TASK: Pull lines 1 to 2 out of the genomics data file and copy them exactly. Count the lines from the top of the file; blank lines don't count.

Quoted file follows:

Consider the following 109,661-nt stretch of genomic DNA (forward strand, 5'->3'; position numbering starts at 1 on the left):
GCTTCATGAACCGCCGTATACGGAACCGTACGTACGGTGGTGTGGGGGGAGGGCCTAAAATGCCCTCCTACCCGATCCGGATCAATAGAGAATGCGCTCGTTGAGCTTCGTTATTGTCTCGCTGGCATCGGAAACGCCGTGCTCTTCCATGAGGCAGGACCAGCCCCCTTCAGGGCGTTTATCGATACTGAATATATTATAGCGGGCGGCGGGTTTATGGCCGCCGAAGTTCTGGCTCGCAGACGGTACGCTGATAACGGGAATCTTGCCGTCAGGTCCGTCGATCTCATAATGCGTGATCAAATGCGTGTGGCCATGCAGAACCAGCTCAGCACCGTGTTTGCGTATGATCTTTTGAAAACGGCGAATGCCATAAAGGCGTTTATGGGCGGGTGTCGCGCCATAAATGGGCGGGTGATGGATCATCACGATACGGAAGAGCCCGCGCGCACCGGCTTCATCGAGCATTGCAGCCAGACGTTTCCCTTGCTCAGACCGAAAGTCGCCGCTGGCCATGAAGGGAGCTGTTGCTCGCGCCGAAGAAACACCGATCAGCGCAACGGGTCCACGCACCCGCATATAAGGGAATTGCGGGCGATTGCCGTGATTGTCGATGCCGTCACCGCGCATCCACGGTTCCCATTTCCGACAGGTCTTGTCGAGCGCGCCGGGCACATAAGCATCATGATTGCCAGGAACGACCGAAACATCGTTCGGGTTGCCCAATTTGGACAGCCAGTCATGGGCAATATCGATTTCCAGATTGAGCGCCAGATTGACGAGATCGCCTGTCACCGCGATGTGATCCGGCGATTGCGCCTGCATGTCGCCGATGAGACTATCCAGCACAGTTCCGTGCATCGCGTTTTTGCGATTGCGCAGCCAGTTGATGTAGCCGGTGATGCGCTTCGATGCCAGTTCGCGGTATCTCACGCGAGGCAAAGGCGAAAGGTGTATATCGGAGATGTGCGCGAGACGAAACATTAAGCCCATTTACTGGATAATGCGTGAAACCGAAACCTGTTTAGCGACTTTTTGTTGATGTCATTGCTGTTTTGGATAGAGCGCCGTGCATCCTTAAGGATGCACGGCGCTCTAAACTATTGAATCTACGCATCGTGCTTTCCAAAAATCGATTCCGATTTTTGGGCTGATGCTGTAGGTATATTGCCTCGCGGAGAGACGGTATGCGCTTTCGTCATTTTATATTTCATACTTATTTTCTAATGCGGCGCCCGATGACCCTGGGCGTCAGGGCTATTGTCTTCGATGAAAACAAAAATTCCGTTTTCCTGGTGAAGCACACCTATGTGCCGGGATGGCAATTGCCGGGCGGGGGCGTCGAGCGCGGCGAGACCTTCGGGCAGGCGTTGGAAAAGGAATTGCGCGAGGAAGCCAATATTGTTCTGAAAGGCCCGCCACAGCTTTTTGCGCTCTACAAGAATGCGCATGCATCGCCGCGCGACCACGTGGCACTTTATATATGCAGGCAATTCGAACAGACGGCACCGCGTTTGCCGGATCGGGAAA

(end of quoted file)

Consider the following 109,661-nt stretch of genomic DNA (forward strand, 5'->3'; position numbering starts at 1 on the left):
GCTTCATGAACCGCCGTATACGGAACCGTACGTACGGTGGTGTGGGGGGAGGGCCTAAAATGCCCTCCTACCCGATCCGGATCAATAGAGAATGCGCTCGTTGAGCTTCGTTATTGTCTCGCTGGCATCGGAAACGCCGTGCTCTTCCATGAGGCAGGACCAGCCCCCTTCAGGGCGTTTATCGATACTGAATATATTATAGCGGGCGGCGGGTTTATGGCCGCCGAAGTTCTGGCTCGCAGACGGTACGCTGATAACGGGAATCTTGCCGTCAGGTCCGTCGATCTCATAATGCGTGATCAAATGCGTGTGGCCATGCAGAACCAGCTCAGCACCGTGTTTGCGTATGATCTTTTGAAAACGGCGAATGCCATAAAGGCGTTTATGGGCGGGTGTCGCGCCATAAATGGGCGGGTGATGGATCATCACGATACGGAAGAGCCCGCGCGCACCGGCTTCATCGAGCATTGCAGCCAGACGTTTCCCTTGCTCAGACCGAAAGTCGCCGCTGGCCATGAAGGGAGCTGTTGCTCGCGCCGAAGAAACACCGATCAGCGCAACGGGTCCACGCACCCGCATATAAGGGAATTGCGGGCGATTGCCGTGATTGTCGATGCCGTCACCGCGCATCCACGGTTCCCATTTCCGACAGGTCTTGTCGAGCGCGCCGGGCACATAAGCATCATGATTGCCAGGAACGACCGAAACATCGTTCGGGTTGCCCAATTTGGACAGCCAGTCATGGGCAATATCGATTTCCAGATTGAGCGCCAGATTGACGAGATCGCCTGTCACCGCGATGTGATCCGGCGATTGCGCCTGCATGTCGCCGATGAGACTATCCAGCACAGTTCCGTGCATCGCGTTTTTGCGATTGCGCAGCCAGTTGATGTAGCCGGTGATGCGCTTCGATGCCAGTTCGCGGTATCTCACGCGAGGCAAAGGCGAAAGGTGTATATCGGAGATGTGCGCGAGACGAAACATTAAGCCCATTTACTGGATAATGCGTGAAACCGAAACCTGTTTAGCGACTTTTTGTTGATGTCATTGCTGTTTTGGATAGAGCGCCGTGCATCCTTAAGGATGCACGGCGCTCTAAACTATTGAATCTACGCATCGTGCTTTCCAAAAATCGATTCCGATTTTTGGGCTGATGCTGTAGGTATATTGCCTCGCGGAGAGACGGTATGCGCTTTCGTCATTTTATATTTCATACTTATTTTCTAATGCGGCGCCCGATGACCCTGGGCGTCAGGGCTATTGTCTTCGATGAAAACAAAAATTCCGTTTTCCTGGTGAAGCACACCTATGTGCCGGGATGGCAATTGCCGGGCGGGGGCGTCGAGCGCGGCGAGACCTTCGGGCAGGCGTTGGAAAAGGAATTGCGCGAGGAAGCCAATATTGTTCTGAAAGGCCCGCCACAGCTTTTTGCGCTCTACAAGAATGCGCATGCATCGCCGCGCGACCACGTGGCACTTTATATATGCAGGCAATTCGAACAGACGGCACCGCGTTTGCCGGATCGGGAAA